The Fear Of What Ifs (On Learning to Accept Failure)

The Fear Of What Ifs (On Learning to Accept Failure)

Posted by Joseph Linscott on

I ended last year by talking about the exhaustion that Amy and I experienced from always asking ourselves What’s next? So it’s fitting that this year we started off by telling you about all of the things that we added to our plates — and to talk about the flip side of What’s next?

What if?

The most daily occurrence of this question that we experienced in our short time of operating an in-person shop (spoiler: we are NOT people-person people) were those days when we didn’t want to go into the shop and we knew, within a few hours of being there, that no one was going to be coming in. “But,” we’d say to each other, “what if someone shows up? And then we’d spend the remainder of our workday grumpy that we have to be at work and we’d be wholly unproductive.

Then there are the more high-level (and the scariest) what ifs that we’d run into: what if our plan for the business fails? What if this product we make doesn’t sell? What if everybody actually hates us and they only bought our stuff because they felt bad and now they aren’t going to buy anything ever again? Figuring out these what ifs involves a lot of scrupulous guesswork focused on what products to focus on, what money to spend, and how to allocate more money for Raffy and his sweaters. 

(Speaking of Raffy, there are also the personal what ifs. What if moving across the country was the wrong thing to do? What if trying to buy a house is more than we can manage right now? What if Raffy actually doesn’t love us and just uses us to get his blankets over his head?

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A lot of these what ifs that I’ve talked about sound ridiculous as soon as I write them out, but they’re ultimately some of the most stress-inducing things that Amy and I think about. And sure, we can pretty solidly confirm that people aren’t just spending their money on our products because they feel bad for us. But. What if?

You live with all of these what ifs, and they follow you around every day, and they color your every decision, your every move, your every discussion, and you start to realize that you aren’t breathing regularly because the anxiety is growing. And those what ifs keep staring at you, just like Raffy stares at us when we’re in bed and he wants us to take him out, or give him a Greenie, or to play, or he’s just being plain weird — and, unfortunately, there’s not really a lot that you can do to avoid those. At least, there isn’t a lot that Amy or I can do about them (nor is there anything we can do about the fact that Raffy is the physical embodiment of these what ifs).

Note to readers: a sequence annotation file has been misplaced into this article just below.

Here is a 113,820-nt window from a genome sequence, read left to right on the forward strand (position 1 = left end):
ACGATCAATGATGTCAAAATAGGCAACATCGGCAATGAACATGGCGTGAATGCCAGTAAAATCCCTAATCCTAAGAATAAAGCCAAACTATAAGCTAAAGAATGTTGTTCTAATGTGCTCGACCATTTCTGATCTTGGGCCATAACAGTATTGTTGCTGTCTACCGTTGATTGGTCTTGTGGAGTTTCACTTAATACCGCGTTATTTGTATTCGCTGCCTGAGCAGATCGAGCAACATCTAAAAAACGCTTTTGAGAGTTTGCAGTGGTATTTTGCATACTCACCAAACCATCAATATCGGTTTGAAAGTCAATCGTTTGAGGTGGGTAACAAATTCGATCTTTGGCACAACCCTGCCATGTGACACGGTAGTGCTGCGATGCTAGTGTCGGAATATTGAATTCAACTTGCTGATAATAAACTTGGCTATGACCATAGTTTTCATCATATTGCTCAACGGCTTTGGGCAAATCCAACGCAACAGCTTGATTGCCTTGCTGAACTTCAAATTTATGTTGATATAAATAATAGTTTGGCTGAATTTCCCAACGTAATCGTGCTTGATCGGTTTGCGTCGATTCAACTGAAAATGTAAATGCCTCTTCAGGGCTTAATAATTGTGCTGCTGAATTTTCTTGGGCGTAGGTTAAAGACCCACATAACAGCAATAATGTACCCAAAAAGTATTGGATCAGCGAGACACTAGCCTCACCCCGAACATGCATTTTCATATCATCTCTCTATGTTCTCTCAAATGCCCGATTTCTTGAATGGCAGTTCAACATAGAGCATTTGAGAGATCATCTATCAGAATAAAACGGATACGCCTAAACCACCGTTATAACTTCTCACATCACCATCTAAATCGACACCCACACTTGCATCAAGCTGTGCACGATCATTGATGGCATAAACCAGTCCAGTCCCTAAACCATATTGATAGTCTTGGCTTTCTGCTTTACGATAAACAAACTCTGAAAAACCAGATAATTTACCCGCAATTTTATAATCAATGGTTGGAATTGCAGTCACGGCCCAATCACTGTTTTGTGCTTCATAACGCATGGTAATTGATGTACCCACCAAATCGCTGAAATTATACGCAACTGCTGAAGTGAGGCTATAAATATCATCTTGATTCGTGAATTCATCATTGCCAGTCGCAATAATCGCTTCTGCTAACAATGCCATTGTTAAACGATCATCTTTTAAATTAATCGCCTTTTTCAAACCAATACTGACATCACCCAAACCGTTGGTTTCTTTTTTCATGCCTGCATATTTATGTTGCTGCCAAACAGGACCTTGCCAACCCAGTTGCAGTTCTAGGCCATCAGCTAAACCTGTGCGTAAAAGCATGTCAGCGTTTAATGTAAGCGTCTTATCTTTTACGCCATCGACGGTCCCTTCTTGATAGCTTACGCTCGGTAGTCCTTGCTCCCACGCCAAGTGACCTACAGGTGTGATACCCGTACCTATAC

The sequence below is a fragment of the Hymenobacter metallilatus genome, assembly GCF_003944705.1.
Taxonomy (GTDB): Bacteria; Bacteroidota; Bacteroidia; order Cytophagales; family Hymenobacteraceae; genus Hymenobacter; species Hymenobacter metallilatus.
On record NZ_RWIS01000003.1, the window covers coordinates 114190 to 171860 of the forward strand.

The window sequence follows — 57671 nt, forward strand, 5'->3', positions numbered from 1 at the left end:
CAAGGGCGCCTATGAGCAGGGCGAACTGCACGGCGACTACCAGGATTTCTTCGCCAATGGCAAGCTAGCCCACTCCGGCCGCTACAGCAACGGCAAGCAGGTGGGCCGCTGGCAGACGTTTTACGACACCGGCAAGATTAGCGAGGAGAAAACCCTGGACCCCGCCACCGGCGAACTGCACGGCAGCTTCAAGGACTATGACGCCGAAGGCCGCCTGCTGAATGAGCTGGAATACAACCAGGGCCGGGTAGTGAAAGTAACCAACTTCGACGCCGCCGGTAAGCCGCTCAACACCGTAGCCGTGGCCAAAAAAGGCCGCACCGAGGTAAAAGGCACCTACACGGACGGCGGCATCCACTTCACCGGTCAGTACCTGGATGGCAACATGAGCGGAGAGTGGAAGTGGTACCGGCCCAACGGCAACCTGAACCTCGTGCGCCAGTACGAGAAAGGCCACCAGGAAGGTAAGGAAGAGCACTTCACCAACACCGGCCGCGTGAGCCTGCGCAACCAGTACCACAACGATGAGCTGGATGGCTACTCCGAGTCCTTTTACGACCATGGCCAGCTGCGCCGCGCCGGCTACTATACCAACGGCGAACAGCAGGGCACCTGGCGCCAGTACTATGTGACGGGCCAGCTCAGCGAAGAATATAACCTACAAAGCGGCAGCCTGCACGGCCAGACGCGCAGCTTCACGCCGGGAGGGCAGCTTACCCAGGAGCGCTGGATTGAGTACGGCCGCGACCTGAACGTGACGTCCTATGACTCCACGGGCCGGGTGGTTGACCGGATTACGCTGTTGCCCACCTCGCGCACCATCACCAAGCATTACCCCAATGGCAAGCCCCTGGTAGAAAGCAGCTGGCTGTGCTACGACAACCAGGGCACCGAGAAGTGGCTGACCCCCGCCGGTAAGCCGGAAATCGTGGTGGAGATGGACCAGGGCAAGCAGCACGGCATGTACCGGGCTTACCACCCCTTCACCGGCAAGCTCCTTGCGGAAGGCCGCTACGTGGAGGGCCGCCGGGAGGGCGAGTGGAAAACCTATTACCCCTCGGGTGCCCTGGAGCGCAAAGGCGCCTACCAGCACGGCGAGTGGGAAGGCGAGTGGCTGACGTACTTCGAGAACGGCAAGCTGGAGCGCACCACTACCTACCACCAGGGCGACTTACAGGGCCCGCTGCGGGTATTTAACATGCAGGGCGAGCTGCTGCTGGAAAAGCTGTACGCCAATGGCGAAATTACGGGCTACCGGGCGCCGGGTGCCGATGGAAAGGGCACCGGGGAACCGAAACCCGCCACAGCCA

There’s nothing you can do about them. That’d be a hell of an ending for this blog post, huh?

Well… Ultimately, what ifs are always going to exist. Failures are going to happen. What if the business fails? By real-world standards, it didn’t — we’re still here, we’re still making products, we’re still working with so many amazing customers and retail partners. But what if we’d made “better” choices? What if those choices had led to a more successful year? It’s easy to fall into the negative side of what ifs. To dwell on perceived failures or what we could have done differently with the gift of hindsight. But if we remember to focus on the positive, what ifs (and failures) offer a wonderful gift — the opportunity to reflect on and learn from and grow because of the what ifs that came to fruition.

So, yes. This could all come crumbling down. (And speaking of crumbling, have you checked out our “Let’s Get Ready to [Cranberry] Crumble” recipe?). Anyways, the what ifs are just something we have to live with. But if one thing fails, other things will fall into place. We’ll find a new direction, we’ll keep on keeping on.

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